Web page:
Posted by Gene Cao on February 18, 2014
Lenovo recently announced record results for the third quarter of the 2013/14 fiscal year: the first time that the firm has exceeded US$10 billion in revenue in a single quarter. Lenovo has continued to prioritize maintaining or increasing its share of the PC market — the majority of its business. This strategy has paid off: Lenovo’s PC business (laptops plus desktops) grew by 8% year on year — in stark contrast to its slumping rivals. Lenovo can attribute its success to a strategy that sacrifices profit to keep prices competitive, maintains a direct local sales team, and retains channel partners after acquisitions.
Forrester believes that the mobile mind shift is one of four key market imperatives that enterprises can use to win in the age of customer. Lenovo has gotten a good start on this journey with its effort to enhance its mobile-related capabilities. Although the coming Motorola deal may have a negative impact on Lenovo’s performance over the next three to five quarters, the firm believes that mobile can change its business — and not just its digital business. In the next two to three years, Lenovo’s key strategy will be to provide customers with mobile devices and related infrastructure that will address their mobile mind shift. In particular:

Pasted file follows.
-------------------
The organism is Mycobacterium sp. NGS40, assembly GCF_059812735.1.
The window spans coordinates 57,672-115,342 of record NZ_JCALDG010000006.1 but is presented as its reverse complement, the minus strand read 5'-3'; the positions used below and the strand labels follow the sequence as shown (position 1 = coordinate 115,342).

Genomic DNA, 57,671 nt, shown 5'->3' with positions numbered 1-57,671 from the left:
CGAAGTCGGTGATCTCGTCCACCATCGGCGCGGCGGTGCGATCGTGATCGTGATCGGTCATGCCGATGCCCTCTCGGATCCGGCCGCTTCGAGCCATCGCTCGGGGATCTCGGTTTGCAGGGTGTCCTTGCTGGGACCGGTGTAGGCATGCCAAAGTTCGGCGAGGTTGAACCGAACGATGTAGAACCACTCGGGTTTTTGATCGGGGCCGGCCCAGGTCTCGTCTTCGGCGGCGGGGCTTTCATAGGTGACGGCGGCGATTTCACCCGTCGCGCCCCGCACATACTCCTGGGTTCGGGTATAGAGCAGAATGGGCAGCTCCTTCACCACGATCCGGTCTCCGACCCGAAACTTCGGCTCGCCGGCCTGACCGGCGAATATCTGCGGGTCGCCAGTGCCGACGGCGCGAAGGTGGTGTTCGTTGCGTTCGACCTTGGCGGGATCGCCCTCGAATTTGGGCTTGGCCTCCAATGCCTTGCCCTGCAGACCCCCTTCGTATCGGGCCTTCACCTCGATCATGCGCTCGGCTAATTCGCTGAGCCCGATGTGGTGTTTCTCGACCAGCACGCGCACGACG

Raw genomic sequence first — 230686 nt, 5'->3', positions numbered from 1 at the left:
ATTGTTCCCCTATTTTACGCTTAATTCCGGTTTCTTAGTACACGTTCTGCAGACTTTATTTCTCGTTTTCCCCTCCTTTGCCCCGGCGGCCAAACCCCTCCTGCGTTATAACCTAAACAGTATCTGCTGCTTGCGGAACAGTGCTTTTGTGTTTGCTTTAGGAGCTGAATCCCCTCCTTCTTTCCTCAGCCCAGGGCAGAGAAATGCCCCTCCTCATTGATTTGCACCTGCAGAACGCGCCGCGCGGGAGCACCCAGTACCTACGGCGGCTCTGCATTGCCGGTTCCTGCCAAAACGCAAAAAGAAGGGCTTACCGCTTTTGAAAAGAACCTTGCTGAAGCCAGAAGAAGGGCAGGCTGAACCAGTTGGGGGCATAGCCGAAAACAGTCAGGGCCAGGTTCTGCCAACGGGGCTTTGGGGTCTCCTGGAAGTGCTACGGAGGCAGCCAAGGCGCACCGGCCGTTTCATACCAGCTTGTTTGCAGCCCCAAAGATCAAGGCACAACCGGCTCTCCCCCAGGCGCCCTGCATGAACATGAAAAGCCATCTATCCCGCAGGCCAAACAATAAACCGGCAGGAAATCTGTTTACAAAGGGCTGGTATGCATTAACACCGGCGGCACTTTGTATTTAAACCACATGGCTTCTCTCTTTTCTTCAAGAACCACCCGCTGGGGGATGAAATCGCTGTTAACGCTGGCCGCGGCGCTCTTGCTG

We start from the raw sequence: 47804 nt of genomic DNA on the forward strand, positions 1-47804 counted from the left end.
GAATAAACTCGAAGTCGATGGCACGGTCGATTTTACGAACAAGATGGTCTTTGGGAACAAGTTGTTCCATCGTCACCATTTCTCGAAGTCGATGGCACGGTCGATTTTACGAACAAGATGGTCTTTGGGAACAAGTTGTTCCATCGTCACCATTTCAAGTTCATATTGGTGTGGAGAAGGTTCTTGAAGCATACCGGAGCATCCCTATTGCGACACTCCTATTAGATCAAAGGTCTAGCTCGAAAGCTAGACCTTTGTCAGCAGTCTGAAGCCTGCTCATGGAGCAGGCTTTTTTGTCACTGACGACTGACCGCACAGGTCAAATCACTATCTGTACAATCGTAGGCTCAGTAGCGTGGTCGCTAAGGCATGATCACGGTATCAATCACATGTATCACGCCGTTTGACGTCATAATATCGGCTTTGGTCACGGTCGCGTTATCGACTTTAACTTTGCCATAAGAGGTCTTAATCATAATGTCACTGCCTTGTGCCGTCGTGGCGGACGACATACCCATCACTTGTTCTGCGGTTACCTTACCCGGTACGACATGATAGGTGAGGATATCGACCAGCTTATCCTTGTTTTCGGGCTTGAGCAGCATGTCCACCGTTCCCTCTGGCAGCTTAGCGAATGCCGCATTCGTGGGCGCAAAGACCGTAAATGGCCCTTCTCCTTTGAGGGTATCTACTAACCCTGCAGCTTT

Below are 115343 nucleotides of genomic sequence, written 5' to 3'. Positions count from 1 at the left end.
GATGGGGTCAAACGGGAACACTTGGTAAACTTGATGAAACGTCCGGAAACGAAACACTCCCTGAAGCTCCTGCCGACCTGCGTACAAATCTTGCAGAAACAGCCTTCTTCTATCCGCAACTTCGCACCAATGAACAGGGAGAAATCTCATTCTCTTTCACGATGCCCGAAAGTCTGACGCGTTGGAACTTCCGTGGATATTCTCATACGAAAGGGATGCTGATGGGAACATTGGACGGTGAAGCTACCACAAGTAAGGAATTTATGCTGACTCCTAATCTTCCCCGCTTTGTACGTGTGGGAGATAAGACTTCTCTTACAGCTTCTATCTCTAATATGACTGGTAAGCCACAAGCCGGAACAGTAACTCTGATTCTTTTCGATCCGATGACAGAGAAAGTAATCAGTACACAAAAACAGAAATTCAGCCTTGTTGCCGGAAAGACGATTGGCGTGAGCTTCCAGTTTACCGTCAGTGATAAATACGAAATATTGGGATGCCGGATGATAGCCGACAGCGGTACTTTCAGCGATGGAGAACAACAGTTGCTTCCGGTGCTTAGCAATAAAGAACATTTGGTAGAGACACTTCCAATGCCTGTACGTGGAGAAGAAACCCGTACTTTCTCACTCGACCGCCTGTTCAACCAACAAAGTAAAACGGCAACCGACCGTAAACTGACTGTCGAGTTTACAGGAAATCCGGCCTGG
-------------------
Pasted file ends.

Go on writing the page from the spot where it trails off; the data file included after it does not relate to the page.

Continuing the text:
- Acquiring Motorola can help Lenovo deliver more innovative products at a stroke. Tablets and smartphones have become a key growth engine for Lenovo, albeit a small one for the moment. New products that Lenovo launched in Q2 FY2013/14, such as the multimode Yoga and Miix2 tablets, brought strong sales to the vendor’s mobile business. But heavy R&D investment in new tablet and smartphone products has hurt Lenovo's earnings and long-term profits. Acquiring Motorola from Google can help Lenovo offset this.
- Acquiring IBM’s x86 server business can do more than boost profits. Lenovo expected its enterprise business to improve its profits — especially as Lenovo got IBM’s x86 server sales and marketing team, which knows enterprises, and systems integrators/value-added resellers that are more familiar with solution sales to end user organizations than PC resellers. But even more importantly, the acquisition of IBM’s server business gives Lenovo a stronger, more agile server infrastructure (e.g., PureFlex System) that will enhance its enterprise mobile solution.
To succeed in the age of customer, Lenovo needs to address further challenges and questions, including how it plans to hire mobile talent and technology expertise, leverage analytics to engage consumers in their mobile moments, and shift the way it thinks about mobile advertising. To help you modify your mobile strategies, check out some of Forrester’s regularly updated reports on the mobile mind shift.
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